Church trustee: Workers using torch on roof likely sparked Sheraden fire | TribLIVE.com
Allegheny

Church trustee: Workers using torch on roof likely sparked Sheraden fire

Tom Davidson
1654399_web1_ptr-Sheradanfirefolo07-091119
Tom Davidson | Tribune-Review
The remains of the Sheraden United Methodist Church on Tuesday, Sept. 10, 2019 after a fire heavily damaged the Chartiers Avenue building the day before.
1654399_web1_ptr-Sheradanfirefolo02-091119
Tom Davidson | Tribune-Review
The remains of the Sheraden United Methodist Church on Tuesday, Sept. 10, 2019 after a fire heavily damaged the Chartiers Avenue building the day before.
1654399_web1_ptr-Sheradanfirefolo01-091119
Tom Davidson | Tribune-Review
The remains of the Sheraden United Methodist Church on Tuesday, Sept. 10, 2019 after a fire heavily damaged the Chartiers Avenue building the day before.
1654399_web1_ptr-Sheradanfirefolo06-091119
Tom Davidson | Tribune-Review
The remains of the Sheraden United Methodist Church on Tuesday, Sept. 10, 2019 after a fire heavily damaged the Chartiers Avenue building the day before.
1654399_web1_ptr-Sheradanfirefolo05-091119
Tom Davidson | Tribune-Review
The remains of the Sheraden United Methodist Church on Tuesday, Sept. 10, 2019 after a fire heavily damaged the Chartiers Avenue building the day before.
1654399_web1_ptr-Sheradanfirefolo04-091119
Tom Davidson | Tribune-Review
The remains of the Sheraden United Methodist Church on Tuesday, Sept. 10, 2019 after a fire heavily damaged the Chartiers Avenue building the day before.
1654399_web1_ptr-Sheradanfirefolo03-091119
Tom Davidson | Tribune-Review
The remains of the Sheraden United Methodist Church on Tuesday, Sept. 10, 2019 after a fire heavily damaged the Chartiers Avenue building the day before.
1654399_web1_ptr-Sheradanfirefolo10-091119
Tom Davidson | Tribune-Review
The remains of the Sheraden United Methodist Church on Tuesday, Sept. 10, 2019 after a fire heavily damaged the Chartiers Avenue building the day before.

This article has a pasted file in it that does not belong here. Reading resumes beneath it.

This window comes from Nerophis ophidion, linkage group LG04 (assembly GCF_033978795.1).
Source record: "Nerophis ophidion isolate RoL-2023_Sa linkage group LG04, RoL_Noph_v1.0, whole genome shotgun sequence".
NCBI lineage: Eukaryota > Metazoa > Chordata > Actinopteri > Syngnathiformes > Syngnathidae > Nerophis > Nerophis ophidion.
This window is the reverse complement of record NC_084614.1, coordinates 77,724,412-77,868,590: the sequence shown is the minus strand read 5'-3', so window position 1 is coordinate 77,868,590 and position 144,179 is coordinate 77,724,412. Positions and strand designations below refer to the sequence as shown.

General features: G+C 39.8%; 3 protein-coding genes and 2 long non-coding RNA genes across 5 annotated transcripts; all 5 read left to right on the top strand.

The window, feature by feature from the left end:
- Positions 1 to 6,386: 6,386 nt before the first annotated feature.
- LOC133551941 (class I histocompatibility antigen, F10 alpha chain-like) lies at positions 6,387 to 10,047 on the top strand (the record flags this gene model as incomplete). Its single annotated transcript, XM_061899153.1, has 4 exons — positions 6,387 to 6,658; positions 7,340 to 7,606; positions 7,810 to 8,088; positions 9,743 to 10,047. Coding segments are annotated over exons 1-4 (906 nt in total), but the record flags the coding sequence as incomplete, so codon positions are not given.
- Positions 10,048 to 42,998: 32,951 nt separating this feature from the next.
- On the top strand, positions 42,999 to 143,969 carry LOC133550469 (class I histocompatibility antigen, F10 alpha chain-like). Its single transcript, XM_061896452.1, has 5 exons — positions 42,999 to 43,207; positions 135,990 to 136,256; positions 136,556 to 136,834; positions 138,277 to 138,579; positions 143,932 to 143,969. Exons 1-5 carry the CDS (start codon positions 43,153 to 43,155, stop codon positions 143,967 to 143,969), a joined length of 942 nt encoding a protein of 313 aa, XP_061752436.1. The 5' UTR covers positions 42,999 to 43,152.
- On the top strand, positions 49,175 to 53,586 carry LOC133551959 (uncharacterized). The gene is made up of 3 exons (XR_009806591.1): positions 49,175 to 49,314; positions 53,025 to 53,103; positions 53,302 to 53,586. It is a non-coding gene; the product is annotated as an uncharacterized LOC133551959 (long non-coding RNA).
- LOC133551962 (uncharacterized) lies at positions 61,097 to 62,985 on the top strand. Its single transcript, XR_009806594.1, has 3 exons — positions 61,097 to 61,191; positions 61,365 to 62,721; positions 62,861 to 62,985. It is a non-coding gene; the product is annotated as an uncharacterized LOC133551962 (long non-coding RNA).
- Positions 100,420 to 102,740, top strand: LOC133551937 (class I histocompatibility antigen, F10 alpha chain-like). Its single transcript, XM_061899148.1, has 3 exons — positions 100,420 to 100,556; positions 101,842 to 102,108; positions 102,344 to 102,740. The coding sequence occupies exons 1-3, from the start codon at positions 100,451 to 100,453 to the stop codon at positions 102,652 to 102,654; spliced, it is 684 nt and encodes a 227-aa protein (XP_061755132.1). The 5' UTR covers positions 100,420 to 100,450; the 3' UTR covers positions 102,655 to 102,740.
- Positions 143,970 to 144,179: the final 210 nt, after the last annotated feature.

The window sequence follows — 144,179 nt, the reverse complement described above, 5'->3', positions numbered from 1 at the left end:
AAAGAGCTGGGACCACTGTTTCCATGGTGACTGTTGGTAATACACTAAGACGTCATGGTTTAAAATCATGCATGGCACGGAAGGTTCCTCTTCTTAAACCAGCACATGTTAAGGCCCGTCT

1654399_web1_ptr-Sheradanfirefolo09-091119
Tom Davidson | Tribune-Review
Rich Lane, chairman of the board of trustees the Sheraden United Methodist Church talks about the church’s future on Tuesday, Sept. 10, 2019 after a fire heavily damaged the Chartiers Avenue building the day before.
1654399_web1_ptr-Sheradanfirefolo08-091119
Tom Davidson | Tribune-Review
The remains of the Sheraden United Methodist Church on Tuesday, Sept. 10, 2019 after a fire heavily damaged the Chartiers Avenue building the day before.

Workers using a torch on the roof at Sheraden United Methodist Church likely sparked a Monday afternoon fire that caused extensive damage to the 116-year-old church, the chairman of the church’s trustee board said Tuesday.

They were working on the roof in the rear of the building, said Rich Lane, chairman of the trustees.

“Once it got under the false ceiling, there was no stopping it,” Lane said.

Pittsburgh Fire Chief Daryl Jones said the cause remains under investigation and an investigator from the federal Bureau of Alcohol, Tobacco and Firearms walked the scene Tuesday.

The ATF investigator wasn’t authorized to comment, but he said the bureau investigates all fires at churches.

It’s too soon to know whether the building can be repaired, but it won’t stop the church from helping the people in the neighborhood, Lane said.

“The fire does not deter the faith of that congregation. They will move forward with their ministries. Things can be repaired and replaced” the Rev. Wayne Meyer, who retired July 1 as pastor of Sheraden United Methodist Church, said Tuesday. “We are grateful that no one was seriously injured.”

Lane and other church members spent Tuesday morning walking around the water-logged and ash-stained rubble inside the building. Daylight shined into the sanctuary that was riddled with debris.